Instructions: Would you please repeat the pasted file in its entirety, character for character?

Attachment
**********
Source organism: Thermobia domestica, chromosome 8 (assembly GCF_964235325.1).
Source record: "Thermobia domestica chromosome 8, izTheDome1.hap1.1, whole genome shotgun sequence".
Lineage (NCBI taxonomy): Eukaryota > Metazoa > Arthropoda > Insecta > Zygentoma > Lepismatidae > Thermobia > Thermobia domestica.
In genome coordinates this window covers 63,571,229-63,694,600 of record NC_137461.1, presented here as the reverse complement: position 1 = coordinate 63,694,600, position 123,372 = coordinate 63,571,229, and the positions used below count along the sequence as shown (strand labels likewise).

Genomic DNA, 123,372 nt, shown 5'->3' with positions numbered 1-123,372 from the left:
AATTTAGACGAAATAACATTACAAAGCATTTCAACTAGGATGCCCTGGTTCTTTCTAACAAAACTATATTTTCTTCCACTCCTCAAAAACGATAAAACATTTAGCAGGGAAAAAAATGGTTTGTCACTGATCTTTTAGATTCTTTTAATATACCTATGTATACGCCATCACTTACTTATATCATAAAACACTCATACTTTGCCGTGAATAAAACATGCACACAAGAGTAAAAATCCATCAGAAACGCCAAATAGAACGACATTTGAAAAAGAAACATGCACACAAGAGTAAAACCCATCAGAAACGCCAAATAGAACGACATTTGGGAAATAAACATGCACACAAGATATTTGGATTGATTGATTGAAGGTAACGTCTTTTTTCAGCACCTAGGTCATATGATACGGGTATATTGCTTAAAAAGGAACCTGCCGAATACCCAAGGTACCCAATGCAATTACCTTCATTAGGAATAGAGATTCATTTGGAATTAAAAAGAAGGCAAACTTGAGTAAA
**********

Source organism: Thermobia domestica, chromosome 8 (assembly GCF_964235325.1).
Source record: "Thermobia domestica chromosome 8, izTheDome1.hap1.1, whole genome shotgun sequence".
Lineage (NCBI taxonomy): Eukaryota > Metazoa > Arthropoda > Insecta > Zygentoma > Lepismatidae > Thermobia > Thermobia domestica.
In genome coordinates this window covers 63,571,229-63,694,600 of record NC_137461.1, presented here as the reverse complement: position 1 = coordinate 63,694,600, position 123,372 = coordinate 63,571,229, and the positions used below count along the sequence as shown (strand labels likewise).

Genomic DNA, 123,372 nt, shown 5'->3' with positions numbered 1-123,372 from the left:
AATTTAGACGAAATAACATTACAAAGCATTTCAACTAGGATGCCCTGGTTCTTTCTAACAAAACTATATTTTCTTCCACTCCTCAAAAACGATAAAACATTTAGCAGGGAAAAAAATGGTTTGTCACTGATCTTTTAGATTCTTTTAATATACCTATGTATACGCCATCACTTACTTATATCATAAAACACTCATACTTTGCCGTGAATAAAACATGCACACAAGAGTAAAAATCCATCAGAAACGCCAAATAGAACGACATTTGAAAAAGAAACATGCACACAAGAGTAAAACCCATCAGAAACGCCAAATAGAACGACATTTGGGAAATAAACATGCACACAAGATATTTGGATTGATTGATTGAAGGTAACGTCTTTTTTCAGCACCTAGGTCATATGATACGGGTATATTGCTTAAAAAGGAACCTGCCGAATACCCAAGGTACCCAATGCAATTACCTTCATTAGGAATAGAGATTCATTTGGAATTAAAAAGAAGGCAAACTTGAGTAAA